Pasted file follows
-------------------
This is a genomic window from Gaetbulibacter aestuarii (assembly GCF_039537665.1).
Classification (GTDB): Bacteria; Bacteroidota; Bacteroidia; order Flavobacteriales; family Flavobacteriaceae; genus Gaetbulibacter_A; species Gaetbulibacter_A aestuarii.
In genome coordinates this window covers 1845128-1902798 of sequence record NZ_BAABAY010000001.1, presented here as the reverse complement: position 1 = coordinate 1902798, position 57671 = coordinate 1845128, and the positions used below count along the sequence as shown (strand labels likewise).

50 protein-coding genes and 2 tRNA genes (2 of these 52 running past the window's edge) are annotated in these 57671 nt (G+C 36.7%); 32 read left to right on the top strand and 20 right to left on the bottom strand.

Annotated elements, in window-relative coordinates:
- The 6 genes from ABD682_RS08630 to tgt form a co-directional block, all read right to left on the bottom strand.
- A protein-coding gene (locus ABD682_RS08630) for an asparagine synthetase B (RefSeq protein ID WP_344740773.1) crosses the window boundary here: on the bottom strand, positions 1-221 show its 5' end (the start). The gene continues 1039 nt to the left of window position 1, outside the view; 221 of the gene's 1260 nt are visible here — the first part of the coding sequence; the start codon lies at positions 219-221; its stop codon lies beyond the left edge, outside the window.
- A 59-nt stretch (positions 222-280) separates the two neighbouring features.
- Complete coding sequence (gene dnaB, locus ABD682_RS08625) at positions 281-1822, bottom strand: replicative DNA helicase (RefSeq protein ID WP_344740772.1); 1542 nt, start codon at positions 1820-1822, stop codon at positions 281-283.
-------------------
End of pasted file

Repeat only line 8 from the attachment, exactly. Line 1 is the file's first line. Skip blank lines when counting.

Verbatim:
- A 59-nt stretch (positions 222-280) separates the two neighbouring features.